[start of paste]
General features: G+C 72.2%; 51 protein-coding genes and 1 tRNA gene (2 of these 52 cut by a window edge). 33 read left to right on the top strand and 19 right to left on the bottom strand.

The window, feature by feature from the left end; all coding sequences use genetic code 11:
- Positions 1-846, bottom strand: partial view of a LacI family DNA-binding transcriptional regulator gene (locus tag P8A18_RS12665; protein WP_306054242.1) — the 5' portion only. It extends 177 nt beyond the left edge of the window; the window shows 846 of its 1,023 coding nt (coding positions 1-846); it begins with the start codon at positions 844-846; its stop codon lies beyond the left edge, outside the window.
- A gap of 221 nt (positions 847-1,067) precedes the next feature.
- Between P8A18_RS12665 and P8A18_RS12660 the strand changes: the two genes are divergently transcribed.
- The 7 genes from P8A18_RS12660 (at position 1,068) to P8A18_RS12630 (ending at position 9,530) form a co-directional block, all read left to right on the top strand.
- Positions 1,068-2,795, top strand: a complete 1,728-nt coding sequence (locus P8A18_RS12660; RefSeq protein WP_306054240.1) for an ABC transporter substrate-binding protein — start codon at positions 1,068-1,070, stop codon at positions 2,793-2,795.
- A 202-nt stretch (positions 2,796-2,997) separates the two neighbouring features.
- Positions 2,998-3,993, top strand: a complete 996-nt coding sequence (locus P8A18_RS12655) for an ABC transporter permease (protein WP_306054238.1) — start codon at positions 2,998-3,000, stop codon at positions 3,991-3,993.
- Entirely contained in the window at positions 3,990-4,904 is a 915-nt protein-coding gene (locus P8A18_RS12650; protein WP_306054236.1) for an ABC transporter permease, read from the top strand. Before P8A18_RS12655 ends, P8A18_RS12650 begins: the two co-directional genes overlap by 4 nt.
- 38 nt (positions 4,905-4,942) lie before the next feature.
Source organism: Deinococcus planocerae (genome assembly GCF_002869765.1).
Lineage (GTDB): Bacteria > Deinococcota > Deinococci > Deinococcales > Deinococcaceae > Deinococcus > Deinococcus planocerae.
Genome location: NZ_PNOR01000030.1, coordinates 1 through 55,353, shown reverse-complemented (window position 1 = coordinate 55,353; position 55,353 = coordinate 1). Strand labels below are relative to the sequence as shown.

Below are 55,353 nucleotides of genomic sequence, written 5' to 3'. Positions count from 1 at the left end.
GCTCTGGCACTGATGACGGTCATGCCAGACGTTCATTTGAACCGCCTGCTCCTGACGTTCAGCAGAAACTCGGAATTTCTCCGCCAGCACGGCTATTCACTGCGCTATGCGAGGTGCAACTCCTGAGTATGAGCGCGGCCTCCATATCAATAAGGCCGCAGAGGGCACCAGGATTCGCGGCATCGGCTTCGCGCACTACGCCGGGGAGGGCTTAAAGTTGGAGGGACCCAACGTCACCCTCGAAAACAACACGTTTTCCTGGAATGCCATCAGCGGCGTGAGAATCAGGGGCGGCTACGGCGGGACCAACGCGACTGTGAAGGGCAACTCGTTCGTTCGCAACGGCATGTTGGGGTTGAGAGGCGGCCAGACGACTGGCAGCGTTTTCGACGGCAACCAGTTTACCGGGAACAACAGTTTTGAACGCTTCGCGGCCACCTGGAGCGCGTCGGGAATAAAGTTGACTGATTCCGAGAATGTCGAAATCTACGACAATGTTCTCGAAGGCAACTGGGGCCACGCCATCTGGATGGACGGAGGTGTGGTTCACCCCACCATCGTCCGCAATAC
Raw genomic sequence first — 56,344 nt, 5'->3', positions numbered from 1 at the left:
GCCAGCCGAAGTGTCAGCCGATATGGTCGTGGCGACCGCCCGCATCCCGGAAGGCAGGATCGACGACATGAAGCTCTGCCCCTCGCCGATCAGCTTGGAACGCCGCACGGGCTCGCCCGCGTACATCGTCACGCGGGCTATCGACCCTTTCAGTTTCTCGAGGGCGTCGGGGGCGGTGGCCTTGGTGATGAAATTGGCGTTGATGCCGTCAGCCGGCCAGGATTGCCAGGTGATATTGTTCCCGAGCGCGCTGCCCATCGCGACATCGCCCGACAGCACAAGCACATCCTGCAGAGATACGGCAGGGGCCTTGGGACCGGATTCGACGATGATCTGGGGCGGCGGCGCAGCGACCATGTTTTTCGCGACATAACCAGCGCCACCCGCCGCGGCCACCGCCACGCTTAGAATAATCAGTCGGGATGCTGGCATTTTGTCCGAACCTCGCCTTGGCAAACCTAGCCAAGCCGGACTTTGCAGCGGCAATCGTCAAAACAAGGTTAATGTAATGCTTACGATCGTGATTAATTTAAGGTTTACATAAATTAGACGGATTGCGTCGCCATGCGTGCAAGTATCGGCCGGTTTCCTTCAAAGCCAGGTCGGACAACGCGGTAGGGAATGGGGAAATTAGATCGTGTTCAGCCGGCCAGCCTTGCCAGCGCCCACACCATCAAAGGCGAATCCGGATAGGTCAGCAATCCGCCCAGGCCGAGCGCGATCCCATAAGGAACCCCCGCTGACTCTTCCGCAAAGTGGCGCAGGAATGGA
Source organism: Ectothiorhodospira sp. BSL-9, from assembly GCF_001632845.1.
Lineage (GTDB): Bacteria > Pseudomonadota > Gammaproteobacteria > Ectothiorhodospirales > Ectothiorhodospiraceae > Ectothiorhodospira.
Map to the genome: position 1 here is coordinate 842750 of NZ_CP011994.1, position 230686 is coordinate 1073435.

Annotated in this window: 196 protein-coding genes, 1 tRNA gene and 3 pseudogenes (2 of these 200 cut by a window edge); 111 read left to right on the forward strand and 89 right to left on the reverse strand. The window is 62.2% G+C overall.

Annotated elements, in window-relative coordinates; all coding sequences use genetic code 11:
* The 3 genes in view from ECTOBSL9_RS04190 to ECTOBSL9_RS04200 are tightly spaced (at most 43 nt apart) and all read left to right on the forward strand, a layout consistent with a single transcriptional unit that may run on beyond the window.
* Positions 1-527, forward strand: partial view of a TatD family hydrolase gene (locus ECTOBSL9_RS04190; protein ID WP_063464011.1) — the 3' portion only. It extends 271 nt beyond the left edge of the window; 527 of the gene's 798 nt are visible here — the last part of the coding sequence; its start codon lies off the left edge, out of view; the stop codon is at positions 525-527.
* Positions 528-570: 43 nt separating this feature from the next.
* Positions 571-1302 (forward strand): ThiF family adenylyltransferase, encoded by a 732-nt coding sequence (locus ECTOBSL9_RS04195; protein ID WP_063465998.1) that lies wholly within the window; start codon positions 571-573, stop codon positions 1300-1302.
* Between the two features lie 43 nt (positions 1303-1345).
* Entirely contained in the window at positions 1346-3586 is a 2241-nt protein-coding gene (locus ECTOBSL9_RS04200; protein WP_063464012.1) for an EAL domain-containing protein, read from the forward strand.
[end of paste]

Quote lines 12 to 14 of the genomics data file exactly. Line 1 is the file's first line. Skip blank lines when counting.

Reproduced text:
Source organism: Deinococcus planocerae (genome assembly GCF_002869765.1).
Lineage (GTDB): Bacteria > Deinococcota > Deinococci > Deinococcales > Deinococcaceae > Deinococcus > Deinococcus planocerae.
Genome location: NZ_PNOR01000030.1, coordinates 1 through 55,353, shown reverse-complemented (window position 1 = coordinate 55,353; position 55,353 = coordinate 1). Strand labels below are relative to the sequence as shown.